There are a number of spillover effects of FDI identified by the literature (Caves, 1974; Blomstrom, 1989; Blomstrom and Kokko, 1996). In particular, it is argued that the productivity of local firms may be mainly stimulated by three factors such as an increasing competition, the enhancing of human capital and the diffusion of new technologies. Since the degree of foreign penetration is likely to be higher in those sectors where the barriers to entry for new firms are high, the entry of foreign firms increases the degree of market competition and improves the allocative efficiency in the host country industrial structure. Also, another source of gain to the host economy could arise from the enhancing of human capital, which is due to the training of labour, and management that may later be employed by local firms. Moreover, foreign affiliates may speed up the cross-border transfer of technology and innovation causing them to disseminate faster than otherwise among domestic firms that competes with them. On the basis of such arguments, it has been postulated that: productivity levels are higher, ceteris paribus, in the domestic sectors where multinational firms account for larger shares. This proposition has been tested by some statistical analyses for different countries: Caves (1974) for Australia; Globerman (1979) for Canada; Blomstrom and Pearson (1983) and Kokko (1994) for Mexico; Haddad and Harrison, (1991,1993) for Morocco; Aitken and Harrison (1991) for Venezuela; Imbriani and Reganati (1997) for Italy, Kokko, Tansini and Zejan (1996) for Uruguay and Aslanoglu (1998) for Turkey.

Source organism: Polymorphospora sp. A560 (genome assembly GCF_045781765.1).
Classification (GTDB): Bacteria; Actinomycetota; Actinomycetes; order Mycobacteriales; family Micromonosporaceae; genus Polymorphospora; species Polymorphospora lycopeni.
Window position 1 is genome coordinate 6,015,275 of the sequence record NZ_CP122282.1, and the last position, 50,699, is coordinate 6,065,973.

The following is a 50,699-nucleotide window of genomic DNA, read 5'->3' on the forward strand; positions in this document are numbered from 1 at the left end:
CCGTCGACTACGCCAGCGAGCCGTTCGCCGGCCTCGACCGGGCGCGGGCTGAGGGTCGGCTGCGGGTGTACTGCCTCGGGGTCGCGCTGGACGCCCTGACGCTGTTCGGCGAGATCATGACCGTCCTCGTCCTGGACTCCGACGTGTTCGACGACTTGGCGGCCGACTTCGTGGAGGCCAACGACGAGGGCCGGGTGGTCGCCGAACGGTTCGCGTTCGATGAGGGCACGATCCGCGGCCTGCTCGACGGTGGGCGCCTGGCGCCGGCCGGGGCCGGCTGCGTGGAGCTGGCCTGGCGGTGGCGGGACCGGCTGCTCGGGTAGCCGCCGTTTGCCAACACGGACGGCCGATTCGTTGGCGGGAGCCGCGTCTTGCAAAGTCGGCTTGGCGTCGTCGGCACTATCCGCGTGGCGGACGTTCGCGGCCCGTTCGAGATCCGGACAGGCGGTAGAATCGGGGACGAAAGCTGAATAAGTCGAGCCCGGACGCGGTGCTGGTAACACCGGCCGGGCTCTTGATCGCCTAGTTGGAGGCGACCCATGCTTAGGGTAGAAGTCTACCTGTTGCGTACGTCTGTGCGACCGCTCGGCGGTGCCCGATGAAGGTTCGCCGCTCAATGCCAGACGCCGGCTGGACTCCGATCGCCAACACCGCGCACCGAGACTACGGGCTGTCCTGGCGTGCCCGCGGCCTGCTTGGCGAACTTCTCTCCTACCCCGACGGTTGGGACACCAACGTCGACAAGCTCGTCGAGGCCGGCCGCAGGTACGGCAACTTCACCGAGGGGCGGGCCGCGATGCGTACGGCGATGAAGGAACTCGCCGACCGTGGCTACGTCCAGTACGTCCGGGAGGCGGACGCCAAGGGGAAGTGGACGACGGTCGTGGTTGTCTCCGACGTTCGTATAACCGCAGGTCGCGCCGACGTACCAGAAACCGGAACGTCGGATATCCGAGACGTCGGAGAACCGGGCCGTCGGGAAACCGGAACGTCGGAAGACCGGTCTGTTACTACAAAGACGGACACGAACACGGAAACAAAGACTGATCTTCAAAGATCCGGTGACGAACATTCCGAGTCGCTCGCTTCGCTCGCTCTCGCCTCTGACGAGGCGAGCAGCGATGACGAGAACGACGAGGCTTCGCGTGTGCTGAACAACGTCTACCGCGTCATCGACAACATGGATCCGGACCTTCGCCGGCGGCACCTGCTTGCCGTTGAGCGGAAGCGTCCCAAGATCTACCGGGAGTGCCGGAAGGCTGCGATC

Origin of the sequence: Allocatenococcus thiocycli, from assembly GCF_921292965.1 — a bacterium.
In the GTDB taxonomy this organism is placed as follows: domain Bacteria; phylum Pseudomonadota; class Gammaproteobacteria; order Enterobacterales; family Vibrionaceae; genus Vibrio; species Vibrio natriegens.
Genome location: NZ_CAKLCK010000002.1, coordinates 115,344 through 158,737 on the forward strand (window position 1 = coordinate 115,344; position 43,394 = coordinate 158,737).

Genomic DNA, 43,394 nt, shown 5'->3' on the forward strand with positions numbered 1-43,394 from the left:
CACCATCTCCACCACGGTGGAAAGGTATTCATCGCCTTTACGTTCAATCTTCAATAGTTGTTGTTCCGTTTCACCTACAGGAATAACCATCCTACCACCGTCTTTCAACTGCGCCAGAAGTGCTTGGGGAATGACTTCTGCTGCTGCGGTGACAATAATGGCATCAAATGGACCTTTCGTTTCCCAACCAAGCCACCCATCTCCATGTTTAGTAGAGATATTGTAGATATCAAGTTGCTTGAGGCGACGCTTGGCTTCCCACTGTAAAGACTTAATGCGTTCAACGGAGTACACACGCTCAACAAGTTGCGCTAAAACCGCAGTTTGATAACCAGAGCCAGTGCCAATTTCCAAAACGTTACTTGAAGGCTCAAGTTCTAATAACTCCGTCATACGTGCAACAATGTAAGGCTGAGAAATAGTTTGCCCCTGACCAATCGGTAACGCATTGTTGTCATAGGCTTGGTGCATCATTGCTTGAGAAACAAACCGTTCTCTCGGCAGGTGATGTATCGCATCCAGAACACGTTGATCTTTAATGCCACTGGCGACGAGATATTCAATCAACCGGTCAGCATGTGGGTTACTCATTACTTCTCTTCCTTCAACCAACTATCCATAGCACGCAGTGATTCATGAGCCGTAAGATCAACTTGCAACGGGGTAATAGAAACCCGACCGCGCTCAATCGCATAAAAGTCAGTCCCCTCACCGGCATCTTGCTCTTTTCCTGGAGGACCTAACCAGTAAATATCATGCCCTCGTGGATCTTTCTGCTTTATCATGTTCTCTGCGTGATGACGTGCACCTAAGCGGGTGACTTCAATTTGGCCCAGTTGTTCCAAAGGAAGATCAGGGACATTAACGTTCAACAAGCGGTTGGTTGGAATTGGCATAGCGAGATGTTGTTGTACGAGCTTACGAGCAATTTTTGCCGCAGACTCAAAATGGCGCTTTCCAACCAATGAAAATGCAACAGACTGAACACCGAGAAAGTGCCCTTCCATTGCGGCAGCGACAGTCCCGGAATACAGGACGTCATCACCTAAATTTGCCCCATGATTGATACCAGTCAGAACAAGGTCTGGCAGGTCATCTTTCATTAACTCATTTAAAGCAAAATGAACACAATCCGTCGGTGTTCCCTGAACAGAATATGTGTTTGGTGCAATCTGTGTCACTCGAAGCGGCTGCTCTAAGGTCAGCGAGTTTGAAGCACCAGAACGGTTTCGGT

Using cross-section data for three or four digit classification, Caves (1974), Globerman (1979) Blomstrom and Pearson (1983), and Imbriani and Reganati (1997) found that the foreign presence had a significant impact on the labour productivity of domestic firms and, therefore, spillovers were found significant. On the contrary, using panel data Haddad and Harrison (1993) concluded that although domestic firms exhibited higher levels of productivity in 9 sectors with a larger foreign presence, there was no significant relationship between larger foreign presence and higher productivity growth in domestic firms. Aslanoglu (1998) reached a similar result for the Turkish manufacturing sector. In particular, he found that while the presence of foreign firms increases competition in domestic industries, there was no significant contribution on the productivity of domestic firms.

An issue that has aroused some controversy in the theoretical literature concerned the relationship between spillovers and the size of the technology gap. In fact, we can distinguish at least two different positions. Some scholars (Koizumi and Kopecky, 1977;